I am going to put a few arguments to rest.
When did they stop running the 440 yard dash?
In 1976, almost all Imperial (English) distances were abolished for track record purposes. The only exception was the Mile run because of its tradition and popularity. The mile (or 1609 meters) starting line is 9 meters back from a 400 meter track.
UPDATE: The NCAA is proposing some amendments to the 2007 Rules Book that would reject the metric system in favor of the imperial system. Read the article here on The Finish Line Pundit Blog.
POP QUIZ: Who holds the current 440 yard world record?
Which is longer, 400 meters ot 440 yards?
The 400 meters is shorter than the 440 yards. Since 1 meter = 1.093 yards or 1 yard = 0.9144 meters:
400 meter dash = 437.445 yards (Edited – thanks everyone!)
440 yard dash = 402.336 meters
You can however, set up 2 timing systems in a 440 yard dash, with the shorter distance for 400 meters. Tommie Smith did that in 1967 with a 44.5 400 meters and 44.8 for 440 yards, as seen with the 2 finish line tapes in the photo below:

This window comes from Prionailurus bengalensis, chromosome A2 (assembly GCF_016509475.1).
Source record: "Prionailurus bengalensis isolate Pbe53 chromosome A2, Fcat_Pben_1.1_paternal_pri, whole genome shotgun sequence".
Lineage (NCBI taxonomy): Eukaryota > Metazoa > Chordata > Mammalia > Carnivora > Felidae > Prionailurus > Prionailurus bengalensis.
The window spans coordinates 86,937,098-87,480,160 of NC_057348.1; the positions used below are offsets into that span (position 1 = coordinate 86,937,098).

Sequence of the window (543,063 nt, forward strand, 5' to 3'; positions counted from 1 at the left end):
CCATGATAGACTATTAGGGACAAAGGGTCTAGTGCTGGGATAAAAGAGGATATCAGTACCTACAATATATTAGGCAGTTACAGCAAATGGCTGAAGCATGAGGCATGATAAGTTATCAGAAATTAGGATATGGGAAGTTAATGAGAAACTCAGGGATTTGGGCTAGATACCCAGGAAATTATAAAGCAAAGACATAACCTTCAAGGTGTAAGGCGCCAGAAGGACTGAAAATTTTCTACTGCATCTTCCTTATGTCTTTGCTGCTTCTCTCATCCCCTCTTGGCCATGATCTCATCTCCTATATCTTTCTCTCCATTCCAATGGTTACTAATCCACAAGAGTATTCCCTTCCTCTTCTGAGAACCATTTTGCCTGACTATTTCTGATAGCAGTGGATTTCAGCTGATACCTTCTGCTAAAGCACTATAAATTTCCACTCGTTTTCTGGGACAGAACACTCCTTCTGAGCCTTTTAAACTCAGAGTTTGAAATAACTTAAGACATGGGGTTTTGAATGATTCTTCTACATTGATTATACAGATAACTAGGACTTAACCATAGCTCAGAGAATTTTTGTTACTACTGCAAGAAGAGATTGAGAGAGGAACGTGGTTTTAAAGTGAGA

Converting 440 yard dash to a 400 meter dash
To convert a 440 yard dash to a 400 meter dash, subtract 0.3 seconds.
In the above example, Tommie Smith’s 440 yard time is 44.8. That is equivalent to a 44.5, the exact time he ran en route to the 440 yard dash. Imagine that time with today’s faster synthetic tracks!
Converting 400 meters from hand time to FAT (fully automatic timing)
To convert a 400 meters hand time to FAT, add 0.14 seconds.
i.e. a 49.9HT is equivalent to 50.04FAT
This is different than converting hand times 100 meters and 200 meters to FAT, where you add 0.24 seconds. a 10.0HT is 10.24FAT
The reason is your distance to the starting gun smoke (not sound!) is relatively closer to you from the finish line, than the 100 meter or 200 meter starting gun.
POP QUIZ ANSWER: In 1971 John Smith clocked 44.5 seconds in the 440 yard dash as a member of the UCLA track team. This is equivalent to a 44.2 400 meters.
A Book Review
World History of the One Lap Race 1850-2005 by Roberto Quercetani.
This book covers both Men’s and Women’s 400m and 4 x 400m relay, from Robert Philpot’s 49.5 in 1871, to Michael Johnson’s 43.18 in 1999, up to Jeremy Wariner’s 2004 Olympic victory.
Notice how the title is called “one lap race” instead of the 400 or 440!
A must read for any quarter-miler!